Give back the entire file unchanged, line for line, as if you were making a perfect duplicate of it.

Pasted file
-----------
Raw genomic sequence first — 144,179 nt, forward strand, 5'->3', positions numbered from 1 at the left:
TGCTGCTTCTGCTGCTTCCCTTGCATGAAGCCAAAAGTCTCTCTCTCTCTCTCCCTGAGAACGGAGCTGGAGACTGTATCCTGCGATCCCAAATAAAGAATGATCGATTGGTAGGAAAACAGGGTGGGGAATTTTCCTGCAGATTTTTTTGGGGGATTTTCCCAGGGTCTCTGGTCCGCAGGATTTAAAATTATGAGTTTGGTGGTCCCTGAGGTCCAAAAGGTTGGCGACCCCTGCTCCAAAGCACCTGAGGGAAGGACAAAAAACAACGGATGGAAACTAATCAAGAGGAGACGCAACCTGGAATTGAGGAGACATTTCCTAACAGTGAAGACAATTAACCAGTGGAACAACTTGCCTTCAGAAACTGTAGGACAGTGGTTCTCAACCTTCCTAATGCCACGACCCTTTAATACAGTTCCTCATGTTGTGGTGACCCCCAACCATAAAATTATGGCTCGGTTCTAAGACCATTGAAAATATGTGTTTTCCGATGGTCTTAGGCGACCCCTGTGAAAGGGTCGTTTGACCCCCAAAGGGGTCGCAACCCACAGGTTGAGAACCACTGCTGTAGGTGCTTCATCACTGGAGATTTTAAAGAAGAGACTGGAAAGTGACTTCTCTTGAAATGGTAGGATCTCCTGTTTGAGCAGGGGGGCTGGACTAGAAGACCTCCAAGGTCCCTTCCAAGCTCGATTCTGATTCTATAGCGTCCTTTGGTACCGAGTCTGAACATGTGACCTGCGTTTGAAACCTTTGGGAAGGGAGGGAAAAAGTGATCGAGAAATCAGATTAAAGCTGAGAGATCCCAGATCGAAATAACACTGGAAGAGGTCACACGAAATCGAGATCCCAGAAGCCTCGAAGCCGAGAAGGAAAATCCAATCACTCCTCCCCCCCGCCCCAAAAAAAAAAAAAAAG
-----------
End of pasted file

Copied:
Raw genomic sequence first — 144,179 nt, forward strand, 5'->3', positions numbered from 1 at the left:
TGCTGCTTCTGCTGCTTCCCTTGCATGAAGCCAAAAGTCTCTCTCTCTCTCTCCCTGAGAACGGAGCTGGAGACTGTATCCTGCGATCCCAAATAAAGAATGATCGATTGGTAGGAAAACAGGGTGGGGAATTTTCCTGCAGATTTTTTTGGGGGATTTTCCCAGGGTCTCTGGTCCGCAGGATTTAAAATTATGAGTTTGGTGGTCCCTGAGGTCCAAAAGGTTGGCGACCCCTGCTCCAAAGCACCTGAGGGAAGGACAAAAAACAACGGATGGAAACTAATCAAGAGGAGACGCAACCTGGAATTGAGGAGACATTTCCTAACAGTGAAGACAATTAACCAGTGGAACAACTTGCCTTCAGAAACTGTAGGACAGTGGTTCTCAACCTTCCTAATGCCACGACCCTTTAATACAGTTCCTCATGTTGTGGTGACCCCCAACCATAAAATTATGGCTCGGTTCTAAGACCATTGAAAATATGTGTTTTCCGATGGTCTTAGGCGACCCCTGTGAAAGGGTCGTTTGACCCCCAAAGGGGTCGCAACCCACAGGTTGAGAACCACTGCTGTAGGTGCTTCATCACTGGAGATTTTAAAGAAGAGACTGGAAAGTGACTTCTCTTGAAATGGTAGGATCTCCTGTTTGAGCAGGGGGGCTGGACTAGAAGACCTCCAAGGTCCCTTCCAAGCTCGATTCTGATTCTATAGCGTCCTTTGGTACCGAGTCTGAACATGTGACCTGCGTTTGAAACCTTTGGGAAGGGAGGGAAAAAGTGATCGAGAAATCAGATTAAAGCTGAGAGATCCCAGATCGAAATAACACTGGAAGAGGTCACACGAAATCGAGATCCCAGAAGCCTCGAAGCCGAGAAGGAAAATCCAATCACTCCTCCCCCCCGCCCCAAAAAAAAAAAAAAAG